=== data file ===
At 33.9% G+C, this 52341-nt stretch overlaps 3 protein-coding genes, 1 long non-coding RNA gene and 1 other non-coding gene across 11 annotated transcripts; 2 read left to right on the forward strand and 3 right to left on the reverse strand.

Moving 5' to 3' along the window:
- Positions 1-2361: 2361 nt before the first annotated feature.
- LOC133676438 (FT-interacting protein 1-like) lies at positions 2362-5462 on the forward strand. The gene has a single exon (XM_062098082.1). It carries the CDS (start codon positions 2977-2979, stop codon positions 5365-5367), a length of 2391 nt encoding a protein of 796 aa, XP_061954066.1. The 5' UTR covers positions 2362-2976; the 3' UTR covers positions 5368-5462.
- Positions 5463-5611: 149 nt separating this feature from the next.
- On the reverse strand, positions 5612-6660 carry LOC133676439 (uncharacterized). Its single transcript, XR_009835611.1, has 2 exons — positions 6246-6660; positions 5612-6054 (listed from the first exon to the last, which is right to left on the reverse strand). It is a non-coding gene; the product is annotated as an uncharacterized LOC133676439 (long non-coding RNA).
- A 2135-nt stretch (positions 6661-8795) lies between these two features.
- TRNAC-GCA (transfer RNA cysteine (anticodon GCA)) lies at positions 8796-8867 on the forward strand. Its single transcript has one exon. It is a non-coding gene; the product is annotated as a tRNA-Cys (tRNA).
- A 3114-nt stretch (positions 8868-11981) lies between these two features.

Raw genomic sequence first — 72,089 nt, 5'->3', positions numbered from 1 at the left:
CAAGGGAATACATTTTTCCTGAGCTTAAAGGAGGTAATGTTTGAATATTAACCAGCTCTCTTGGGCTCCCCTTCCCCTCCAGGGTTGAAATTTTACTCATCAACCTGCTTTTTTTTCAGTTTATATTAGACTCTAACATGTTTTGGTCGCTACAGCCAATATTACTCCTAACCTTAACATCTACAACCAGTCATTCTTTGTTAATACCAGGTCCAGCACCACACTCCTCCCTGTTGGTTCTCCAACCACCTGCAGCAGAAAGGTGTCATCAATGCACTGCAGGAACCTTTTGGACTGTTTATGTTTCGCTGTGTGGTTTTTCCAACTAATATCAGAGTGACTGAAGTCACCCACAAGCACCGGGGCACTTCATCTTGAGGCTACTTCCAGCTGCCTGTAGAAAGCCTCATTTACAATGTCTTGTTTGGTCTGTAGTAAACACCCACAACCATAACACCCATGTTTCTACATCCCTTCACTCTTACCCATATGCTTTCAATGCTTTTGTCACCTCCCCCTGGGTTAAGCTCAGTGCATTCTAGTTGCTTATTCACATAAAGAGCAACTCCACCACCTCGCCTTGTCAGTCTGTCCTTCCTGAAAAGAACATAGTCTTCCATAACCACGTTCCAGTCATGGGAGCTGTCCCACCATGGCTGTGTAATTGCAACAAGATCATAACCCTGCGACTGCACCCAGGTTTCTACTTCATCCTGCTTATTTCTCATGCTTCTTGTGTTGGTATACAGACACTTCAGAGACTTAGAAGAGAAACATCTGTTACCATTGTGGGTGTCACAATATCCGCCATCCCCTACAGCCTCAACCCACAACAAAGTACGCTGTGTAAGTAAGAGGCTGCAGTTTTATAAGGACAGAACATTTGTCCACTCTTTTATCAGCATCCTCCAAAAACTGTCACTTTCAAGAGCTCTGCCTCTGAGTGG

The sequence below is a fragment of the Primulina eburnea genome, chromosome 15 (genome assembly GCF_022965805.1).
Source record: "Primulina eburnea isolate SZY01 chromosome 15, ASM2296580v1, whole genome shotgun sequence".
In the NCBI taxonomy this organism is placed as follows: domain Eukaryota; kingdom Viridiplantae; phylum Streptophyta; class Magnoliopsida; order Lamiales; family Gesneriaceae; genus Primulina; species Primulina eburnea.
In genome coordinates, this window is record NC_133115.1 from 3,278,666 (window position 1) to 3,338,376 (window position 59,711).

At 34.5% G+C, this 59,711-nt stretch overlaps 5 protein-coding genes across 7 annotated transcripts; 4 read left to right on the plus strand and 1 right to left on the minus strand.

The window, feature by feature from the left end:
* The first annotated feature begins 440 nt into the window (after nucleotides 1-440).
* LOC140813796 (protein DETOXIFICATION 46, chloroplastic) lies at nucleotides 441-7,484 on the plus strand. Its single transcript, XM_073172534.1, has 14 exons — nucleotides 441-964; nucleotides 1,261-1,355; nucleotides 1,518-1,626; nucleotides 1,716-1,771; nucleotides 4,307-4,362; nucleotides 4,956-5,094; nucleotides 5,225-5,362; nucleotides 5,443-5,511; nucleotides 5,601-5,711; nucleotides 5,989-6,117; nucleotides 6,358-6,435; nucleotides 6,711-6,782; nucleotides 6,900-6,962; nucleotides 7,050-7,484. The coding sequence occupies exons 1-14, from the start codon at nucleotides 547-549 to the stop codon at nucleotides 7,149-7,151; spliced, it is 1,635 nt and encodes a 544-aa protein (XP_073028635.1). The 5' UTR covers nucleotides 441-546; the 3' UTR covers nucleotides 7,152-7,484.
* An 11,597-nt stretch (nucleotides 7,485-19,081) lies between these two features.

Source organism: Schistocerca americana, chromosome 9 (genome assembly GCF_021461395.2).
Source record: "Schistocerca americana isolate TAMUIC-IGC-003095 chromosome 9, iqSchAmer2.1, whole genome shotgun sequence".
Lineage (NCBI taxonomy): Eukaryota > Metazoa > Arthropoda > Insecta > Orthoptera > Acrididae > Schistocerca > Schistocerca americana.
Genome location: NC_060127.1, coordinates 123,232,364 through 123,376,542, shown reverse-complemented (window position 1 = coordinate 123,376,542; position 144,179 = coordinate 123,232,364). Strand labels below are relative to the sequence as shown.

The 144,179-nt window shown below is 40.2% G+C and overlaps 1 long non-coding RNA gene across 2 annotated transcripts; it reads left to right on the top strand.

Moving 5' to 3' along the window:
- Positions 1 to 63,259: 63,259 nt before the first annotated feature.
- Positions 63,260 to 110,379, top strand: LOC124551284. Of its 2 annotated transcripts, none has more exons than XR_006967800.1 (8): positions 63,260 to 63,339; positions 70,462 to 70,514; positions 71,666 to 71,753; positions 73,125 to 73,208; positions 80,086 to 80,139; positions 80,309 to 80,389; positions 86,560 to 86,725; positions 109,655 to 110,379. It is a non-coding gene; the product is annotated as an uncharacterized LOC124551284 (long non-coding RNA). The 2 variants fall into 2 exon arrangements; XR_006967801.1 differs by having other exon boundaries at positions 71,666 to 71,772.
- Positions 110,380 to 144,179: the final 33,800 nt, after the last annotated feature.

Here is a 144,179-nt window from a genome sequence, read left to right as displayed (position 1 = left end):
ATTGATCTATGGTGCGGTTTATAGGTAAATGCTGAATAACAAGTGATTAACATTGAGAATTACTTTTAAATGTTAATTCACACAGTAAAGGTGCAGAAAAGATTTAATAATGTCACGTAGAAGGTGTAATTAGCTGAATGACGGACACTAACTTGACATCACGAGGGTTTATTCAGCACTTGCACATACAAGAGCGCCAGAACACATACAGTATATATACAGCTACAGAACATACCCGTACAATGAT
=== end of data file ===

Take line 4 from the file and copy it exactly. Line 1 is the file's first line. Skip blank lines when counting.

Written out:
- LOC133676438 (FT-interacting protein 1-like) lies at positions 2362-5462 on the forward strand. The gene has a single exon (XM_062098082.1). It carries the CDS (start codon positions 2977-2979, stop codon positions 5365-5367), a length of 2391 nt encoding a protein of 796 aa, XP_061954066.1. The 5' UTR covers positions 2362-2976; the 3' UTR covers positions 5368-5462.